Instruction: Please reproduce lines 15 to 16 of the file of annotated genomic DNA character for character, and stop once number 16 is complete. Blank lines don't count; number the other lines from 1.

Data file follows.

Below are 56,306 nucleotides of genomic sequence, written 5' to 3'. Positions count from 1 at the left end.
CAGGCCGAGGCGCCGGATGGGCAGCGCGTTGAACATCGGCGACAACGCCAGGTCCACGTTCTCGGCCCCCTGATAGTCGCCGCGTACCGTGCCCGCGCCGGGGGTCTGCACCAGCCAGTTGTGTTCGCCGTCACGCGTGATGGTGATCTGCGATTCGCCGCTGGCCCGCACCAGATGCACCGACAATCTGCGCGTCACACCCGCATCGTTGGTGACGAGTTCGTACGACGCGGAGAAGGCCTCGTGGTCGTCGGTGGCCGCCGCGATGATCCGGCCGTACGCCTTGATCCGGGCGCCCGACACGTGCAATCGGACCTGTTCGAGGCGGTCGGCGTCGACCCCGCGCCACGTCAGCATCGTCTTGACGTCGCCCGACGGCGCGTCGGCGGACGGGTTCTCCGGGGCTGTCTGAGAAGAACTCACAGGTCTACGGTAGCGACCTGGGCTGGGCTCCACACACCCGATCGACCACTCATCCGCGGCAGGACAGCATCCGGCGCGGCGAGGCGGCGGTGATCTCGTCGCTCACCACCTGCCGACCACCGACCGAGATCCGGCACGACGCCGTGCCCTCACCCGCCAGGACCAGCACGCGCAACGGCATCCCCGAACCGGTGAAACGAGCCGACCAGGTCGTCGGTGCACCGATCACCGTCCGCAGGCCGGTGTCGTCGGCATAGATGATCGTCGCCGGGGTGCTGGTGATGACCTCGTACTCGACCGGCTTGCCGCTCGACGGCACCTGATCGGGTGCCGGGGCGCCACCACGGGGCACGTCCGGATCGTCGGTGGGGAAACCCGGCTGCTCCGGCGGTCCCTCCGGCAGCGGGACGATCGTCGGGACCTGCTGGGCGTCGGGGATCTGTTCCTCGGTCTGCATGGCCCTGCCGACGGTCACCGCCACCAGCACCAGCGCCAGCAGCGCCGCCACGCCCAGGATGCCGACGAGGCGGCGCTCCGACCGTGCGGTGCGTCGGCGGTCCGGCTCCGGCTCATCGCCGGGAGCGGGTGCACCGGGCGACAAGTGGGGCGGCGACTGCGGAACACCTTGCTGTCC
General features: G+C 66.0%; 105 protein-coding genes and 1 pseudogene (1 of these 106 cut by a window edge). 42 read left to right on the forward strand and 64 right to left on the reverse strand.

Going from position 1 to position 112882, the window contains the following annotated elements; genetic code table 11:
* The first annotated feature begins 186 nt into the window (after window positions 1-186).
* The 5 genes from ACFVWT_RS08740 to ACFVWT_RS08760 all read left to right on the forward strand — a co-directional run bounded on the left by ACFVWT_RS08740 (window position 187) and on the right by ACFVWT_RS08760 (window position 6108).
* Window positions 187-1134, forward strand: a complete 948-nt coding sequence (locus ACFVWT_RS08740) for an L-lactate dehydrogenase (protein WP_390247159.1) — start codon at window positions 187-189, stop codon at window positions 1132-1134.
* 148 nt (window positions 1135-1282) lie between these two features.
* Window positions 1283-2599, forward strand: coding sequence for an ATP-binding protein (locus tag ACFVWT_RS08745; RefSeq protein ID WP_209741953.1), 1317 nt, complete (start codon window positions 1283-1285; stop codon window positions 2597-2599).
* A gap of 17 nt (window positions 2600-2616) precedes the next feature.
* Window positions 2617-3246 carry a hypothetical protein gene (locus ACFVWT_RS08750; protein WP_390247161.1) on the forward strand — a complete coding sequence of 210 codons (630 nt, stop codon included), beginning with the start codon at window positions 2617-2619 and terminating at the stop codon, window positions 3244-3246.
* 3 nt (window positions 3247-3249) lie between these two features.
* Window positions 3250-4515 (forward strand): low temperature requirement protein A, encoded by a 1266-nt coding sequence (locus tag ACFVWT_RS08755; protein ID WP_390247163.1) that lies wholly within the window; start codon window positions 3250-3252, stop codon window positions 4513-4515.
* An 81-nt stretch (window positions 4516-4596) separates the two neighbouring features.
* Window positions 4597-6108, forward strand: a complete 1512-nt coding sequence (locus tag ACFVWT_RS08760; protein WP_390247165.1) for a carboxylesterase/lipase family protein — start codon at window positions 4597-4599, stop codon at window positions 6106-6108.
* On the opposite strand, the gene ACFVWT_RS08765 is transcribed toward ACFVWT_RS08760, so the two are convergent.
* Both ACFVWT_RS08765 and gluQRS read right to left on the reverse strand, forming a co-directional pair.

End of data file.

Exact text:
* Window positions 4597-6108, forward strand: a complete 1512-nt coding sequence (locus tag ACFVWT_RS08760; protein WP_390247165.1) for a carboxylesterase/lipase family protein — start codon at window positions 4597-4599, stop codon at window positions 6106-6108.
* On the opposite strand, the gene ACFVWT_RS08765 is transcribed toward ACFVWT_RS08760, so the two are convergent.